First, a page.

If you haven’t heard already, there is a constitutional amendment on the Nov. 8 ballot about slavery and involuntary servitude.
Specifically, the ballot language reads: Do you support an amendment to prohibit the use of involuntary servitude except as it applies to the otherwise lawful administration of criminal justice?
And if it passes, it would replace the language in the Louisiana Constitution that currently reads: “Slavery and involuntary servitude are prohibited, except in the latter case as punishment for crime.”
Are you utterly confused? You are in good company. I consider myself knowledgeable, mentally acute, able to reason and apply logic. Still, I had to tap a mind more well-versed in issues of the law and criminal justice than my own.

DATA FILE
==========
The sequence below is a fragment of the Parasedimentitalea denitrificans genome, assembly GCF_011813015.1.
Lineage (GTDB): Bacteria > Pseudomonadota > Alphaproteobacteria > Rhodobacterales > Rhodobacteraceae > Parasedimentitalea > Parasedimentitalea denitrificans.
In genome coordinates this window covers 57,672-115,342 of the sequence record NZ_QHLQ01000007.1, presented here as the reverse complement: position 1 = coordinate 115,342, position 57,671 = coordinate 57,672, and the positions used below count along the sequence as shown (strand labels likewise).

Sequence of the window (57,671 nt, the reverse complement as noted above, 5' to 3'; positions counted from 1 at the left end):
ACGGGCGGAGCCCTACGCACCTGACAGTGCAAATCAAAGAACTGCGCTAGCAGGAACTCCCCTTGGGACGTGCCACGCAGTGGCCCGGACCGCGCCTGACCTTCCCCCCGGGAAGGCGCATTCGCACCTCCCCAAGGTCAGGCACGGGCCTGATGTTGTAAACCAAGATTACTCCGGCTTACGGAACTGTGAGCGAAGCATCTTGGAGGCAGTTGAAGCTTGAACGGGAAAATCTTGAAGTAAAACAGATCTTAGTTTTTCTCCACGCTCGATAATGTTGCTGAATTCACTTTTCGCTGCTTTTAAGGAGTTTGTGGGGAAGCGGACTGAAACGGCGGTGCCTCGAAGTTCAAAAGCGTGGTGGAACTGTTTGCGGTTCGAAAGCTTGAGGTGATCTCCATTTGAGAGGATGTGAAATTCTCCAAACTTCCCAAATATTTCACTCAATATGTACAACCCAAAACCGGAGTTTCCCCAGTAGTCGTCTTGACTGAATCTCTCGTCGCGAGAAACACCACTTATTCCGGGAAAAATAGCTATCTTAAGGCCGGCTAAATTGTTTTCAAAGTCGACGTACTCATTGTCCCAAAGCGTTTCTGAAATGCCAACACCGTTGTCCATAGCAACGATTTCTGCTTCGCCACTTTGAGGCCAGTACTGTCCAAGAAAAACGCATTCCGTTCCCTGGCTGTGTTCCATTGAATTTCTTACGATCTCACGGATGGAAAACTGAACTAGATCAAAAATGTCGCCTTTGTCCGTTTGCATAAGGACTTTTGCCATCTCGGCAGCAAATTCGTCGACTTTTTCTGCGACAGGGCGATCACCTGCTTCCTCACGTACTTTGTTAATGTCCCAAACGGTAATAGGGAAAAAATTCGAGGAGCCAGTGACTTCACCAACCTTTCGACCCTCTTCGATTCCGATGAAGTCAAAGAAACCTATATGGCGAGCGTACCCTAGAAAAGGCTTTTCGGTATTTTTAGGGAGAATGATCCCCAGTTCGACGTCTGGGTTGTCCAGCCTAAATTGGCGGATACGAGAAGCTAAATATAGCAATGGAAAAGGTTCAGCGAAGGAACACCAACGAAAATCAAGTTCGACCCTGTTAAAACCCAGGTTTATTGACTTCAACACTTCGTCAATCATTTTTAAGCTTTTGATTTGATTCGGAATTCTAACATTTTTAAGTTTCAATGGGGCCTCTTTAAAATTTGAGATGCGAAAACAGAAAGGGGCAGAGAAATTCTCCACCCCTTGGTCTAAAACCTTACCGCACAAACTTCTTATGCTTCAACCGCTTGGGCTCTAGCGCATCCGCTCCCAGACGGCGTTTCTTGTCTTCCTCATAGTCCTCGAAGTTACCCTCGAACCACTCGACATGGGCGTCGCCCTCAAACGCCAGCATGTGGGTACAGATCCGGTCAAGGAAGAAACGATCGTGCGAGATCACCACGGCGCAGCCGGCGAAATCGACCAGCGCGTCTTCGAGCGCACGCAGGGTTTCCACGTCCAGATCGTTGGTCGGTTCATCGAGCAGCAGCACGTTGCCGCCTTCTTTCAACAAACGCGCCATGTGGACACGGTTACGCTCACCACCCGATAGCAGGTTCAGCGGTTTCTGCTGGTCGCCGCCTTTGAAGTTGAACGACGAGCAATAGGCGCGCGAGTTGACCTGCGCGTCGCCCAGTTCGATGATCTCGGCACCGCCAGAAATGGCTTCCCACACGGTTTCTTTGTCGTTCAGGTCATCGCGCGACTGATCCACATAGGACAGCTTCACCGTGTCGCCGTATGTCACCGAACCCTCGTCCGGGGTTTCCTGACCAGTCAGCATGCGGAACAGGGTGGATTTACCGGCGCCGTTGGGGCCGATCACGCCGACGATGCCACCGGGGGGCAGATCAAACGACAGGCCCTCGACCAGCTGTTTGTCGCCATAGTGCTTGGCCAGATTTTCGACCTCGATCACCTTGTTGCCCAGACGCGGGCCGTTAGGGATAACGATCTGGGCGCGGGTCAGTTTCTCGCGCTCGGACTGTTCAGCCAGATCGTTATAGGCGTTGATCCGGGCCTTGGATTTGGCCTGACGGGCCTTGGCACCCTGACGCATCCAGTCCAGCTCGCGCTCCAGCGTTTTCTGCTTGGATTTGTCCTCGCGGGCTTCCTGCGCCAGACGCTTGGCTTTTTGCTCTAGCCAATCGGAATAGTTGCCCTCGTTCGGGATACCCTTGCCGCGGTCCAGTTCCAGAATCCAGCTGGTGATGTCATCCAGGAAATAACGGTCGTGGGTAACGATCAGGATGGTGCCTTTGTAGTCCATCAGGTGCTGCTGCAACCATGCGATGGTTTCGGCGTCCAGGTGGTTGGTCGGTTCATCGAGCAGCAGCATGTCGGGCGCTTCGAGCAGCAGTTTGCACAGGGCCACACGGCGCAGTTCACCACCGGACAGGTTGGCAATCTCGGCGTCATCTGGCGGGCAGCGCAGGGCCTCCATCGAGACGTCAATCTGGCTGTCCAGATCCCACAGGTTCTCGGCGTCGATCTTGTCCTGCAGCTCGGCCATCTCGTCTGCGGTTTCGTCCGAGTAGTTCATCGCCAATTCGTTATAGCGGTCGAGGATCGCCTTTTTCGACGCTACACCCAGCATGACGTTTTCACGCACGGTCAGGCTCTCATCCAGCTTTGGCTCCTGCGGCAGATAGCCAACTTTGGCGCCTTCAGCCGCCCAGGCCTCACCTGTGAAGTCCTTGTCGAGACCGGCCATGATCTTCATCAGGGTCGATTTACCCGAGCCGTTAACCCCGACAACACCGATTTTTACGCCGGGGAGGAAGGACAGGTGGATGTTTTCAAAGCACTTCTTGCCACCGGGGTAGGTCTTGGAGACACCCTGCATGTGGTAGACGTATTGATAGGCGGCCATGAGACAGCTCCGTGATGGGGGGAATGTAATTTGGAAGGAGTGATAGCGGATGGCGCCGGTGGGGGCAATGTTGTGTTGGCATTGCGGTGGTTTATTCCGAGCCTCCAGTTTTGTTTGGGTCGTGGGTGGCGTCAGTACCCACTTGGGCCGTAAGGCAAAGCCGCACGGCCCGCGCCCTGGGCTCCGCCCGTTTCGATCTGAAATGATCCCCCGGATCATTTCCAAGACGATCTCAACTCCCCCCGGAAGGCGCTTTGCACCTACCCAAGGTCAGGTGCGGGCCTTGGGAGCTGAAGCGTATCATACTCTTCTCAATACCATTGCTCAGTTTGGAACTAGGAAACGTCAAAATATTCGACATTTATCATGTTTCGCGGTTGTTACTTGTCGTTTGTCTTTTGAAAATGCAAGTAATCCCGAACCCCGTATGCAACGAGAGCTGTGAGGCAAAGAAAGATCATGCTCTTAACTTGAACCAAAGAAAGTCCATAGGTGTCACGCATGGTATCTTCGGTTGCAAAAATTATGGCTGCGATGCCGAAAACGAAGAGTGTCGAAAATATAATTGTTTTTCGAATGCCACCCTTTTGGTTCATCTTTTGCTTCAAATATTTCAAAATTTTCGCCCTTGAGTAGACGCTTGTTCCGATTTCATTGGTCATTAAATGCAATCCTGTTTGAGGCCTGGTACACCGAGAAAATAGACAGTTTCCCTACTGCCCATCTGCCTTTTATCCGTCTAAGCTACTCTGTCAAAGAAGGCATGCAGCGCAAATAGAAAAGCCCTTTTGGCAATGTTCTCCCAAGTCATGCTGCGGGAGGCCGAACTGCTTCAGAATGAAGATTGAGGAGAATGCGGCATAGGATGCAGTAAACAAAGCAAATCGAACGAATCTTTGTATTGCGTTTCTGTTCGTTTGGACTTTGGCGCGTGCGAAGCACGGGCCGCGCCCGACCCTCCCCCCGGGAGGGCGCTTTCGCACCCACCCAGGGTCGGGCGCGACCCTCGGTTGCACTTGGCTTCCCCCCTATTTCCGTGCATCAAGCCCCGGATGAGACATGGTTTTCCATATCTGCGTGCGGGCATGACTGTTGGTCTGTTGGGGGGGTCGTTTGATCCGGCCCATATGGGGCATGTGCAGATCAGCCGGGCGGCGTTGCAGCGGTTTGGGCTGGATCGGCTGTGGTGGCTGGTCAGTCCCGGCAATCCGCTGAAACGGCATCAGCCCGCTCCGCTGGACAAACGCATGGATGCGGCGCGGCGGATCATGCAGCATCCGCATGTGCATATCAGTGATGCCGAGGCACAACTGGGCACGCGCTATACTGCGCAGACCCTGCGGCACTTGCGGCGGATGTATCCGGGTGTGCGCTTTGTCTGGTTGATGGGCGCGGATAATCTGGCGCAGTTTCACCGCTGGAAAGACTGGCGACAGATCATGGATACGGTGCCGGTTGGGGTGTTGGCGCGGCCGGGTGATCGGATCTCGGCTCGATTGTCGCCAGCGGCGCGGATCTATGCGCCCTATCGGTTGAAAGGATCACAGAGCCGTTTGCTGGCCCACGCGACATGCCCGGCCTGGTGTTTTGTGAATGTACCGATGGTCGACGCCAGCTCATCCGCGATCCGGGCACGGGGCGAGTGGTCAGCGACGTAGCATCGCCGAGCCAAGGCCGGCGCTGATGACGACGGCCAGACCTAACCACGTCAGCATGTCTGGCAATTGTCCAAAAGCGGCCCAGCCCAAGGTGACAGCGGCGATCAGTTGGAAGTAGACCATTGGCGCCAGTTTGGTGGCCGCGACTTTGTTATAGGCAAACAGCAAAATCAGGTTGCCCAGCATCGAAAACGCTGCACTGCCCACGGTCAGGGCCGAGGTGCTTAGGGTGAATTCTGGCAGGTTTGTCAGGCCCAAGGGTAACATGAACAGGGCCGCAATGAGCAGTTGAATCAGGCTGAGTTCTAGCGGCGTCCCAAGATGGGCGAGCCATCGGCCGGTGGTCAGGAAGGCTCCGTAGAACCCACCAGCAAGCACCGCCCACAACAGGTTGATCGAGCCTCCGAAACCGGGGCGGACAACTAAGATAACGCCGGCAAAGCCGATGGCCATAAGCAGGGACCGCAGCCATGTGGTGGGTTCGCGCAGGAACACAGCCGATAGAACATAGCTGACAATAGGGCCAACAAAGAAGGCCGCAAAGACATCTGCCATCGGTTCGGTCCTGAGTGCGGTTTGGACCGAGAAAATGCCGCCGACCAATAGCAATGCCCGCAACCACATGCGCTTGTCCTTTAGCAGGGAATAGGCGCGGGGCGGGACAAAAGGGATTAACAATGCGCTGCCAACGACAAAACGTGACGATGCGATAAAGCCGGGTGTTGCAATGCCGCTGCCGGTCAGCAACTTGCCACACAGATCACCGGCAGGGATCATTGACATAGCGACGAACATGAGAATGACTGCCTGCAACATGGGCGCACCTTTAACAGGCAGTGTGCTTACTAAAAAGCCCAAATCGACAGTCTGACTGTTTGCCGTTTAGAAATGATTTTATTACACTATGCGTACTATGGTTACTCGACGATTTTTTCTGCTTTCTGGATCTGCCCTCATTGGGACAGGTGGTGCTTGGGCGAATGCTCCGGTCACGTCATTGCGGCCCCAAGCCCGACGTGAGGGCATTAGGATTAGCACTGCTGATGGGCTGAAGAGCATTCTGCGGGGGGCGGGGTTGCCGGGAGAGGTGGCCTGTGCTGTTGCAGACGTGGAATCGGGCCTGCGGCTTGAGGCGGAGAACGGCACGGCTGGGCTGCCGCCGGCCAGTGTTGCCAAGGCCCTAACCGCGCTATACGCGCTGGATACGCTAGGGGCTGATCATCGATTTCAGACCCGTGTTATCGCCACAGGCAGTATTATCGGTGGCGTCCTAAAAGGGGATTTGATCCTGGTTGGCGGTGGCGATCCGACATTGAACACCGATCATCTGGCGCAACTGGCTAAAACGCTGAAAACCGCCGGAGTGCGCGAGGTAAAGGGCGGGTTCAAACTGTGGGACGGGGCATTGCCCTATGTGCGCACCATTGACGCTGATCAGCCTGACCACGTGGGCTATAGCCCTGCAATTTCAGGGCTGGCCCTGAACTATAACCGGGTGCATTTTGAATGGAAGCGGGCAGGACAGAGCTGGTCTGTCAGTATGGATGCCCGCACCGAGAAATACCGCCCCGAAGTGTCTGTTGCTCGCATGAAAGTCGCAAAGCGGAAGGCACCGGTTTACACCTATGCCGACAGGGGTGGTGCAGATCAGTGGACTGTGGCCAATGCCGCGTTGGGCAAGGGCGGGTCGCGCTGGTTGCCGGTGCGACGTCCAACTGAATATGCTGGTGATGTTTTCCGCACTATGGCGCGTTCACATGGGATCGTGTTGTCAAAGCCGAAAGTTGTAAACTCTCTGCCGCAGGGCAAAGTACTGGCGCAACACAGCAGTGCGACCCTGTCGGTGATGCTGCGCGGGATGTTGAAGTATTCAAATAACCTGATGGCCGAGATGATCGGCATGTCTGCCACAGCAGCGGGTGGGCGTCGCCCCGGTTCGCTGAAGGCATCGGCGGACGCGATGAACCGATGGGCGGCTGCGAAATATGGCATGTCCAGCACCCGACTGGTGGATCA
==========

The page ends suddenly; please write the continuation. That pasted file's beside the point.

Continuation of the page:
My gut reaction is that with or without a constitutional amendment, we are not going back! So what’s the point! I needed someone to tell me in plain English why slavery is on a ballot in 2022.
Enter Will Snowden, executive director of the Vera Institute of Justice, who explained that this amendment is a part of a larger national movement to eliminate the exception to the 13th Amendment that reads: “Neither slavery nor involuntary servitude, except as a punishment for crime whereof the party shall have been duly convicted, shall exist within the United States, or any place subject to their jurisdiction.”
It’s a movement . . . and a hashtag. #EndtheException.
Read the story at The New Orleans Tribune